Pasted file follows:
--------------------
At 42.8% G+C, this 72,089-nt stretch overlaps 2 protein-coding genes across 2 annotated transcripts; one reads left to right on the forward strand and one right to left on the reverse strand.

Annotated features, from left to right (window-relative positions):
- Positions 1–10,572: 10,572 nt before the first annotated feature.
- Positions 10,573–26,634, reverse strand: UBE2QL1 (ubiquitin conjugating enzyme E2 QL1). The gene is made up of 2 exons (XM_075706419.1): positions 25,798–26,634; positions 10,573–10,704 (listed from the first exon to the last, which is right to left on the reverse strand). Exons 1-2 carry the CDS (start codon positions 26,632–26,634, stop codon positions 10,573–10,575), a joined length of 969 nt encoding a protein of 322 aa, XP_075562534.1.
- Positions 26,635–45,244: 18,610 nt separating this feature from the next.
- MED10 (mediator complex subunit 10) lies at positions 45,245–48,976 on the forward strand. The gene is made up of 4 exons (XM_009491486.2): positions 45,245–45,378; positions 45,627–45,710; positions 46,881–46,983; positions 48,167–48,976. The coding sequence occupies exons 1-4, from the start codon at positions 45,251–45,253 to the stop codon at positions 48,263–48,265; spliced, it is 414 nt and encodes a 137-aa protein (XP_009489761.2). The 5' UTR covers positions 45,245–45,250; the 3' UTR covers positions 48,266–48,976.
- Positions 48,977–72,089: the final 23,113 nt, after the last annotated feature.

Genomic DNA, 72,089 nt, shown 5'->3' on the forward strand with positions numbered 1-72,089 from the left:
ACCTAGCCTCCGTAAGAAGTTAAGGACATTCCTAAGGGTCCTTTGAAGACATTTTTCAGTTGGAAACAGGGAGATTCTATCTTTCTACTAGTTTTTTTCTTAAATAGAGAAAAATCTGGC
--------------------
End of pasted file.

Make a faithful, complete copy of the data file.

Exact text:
At 42.8% G+C, this 72,089-nt stretch overlaps 2 protein-coding genes across 2 annotated transcripts; one reads left to right on the forward strand and one right to left on the reverse strand.

Annotated features, from left to right (window-relative positions):
- Positions 1–10,572: 10,572 nt before the first annotated feature.
- Positions 10,573–26,634, reverse strand: UBE2QL1 (ubiquitin conjugating enzyme E2 QL1). The gene is made up of 2 exons (XM_075706419.1): positions 25,798–26,634; positions 10,573–10,704 (listed from the first exon to the last, which is right to left on the reverse strand). Exons 1-2 carry the CDS (start codon positions 26,632–26,634, stop codon positions 10,573–10,575), a joined length of 969 nt encoding a protein of 322 aa, XP_075562534.1.
- Positions 26,635–45,244: 18,610 nt separating this feature from the next.
- MED10 (mediator complex subunit 10) lies at positions 45,245–48,976 on the forward strand. The gene is made up of 4 exons (XM_009491486.2): positions 45,245–45,378; positions 45,627–45,710; positions 46,881–46,983; positions 48,167–48,976. The coding sequence occupies exons 1-4, from the start codon at positions 45,251–45,253 to the stop codon at positions 48,263–48,265; spliced, it is 414 nt and encodes a 137-aa protein (XP_009489761.2). The 5' UTR covers positions 45,245–45,250; the 3' UTR covers positions 48,266–48,976.
- Positions 48,977–72,089: the final 23,113 nt, after the last annotated feature.

Genomic DNA, 72,089 nt, shown 5'->3' on the forward strand with positions numbered 1-72,089 from the left:
ACCTAGCCTCCGTAAGAAGTTAAGGACATTCCTAAGGGTCCTTTGAAGACATTTTTCAGTTGGAAACAGGGAGATTCTATCTTTCTACTAGTTTTTTTCTTAAATAGAGAAAAATCTGGC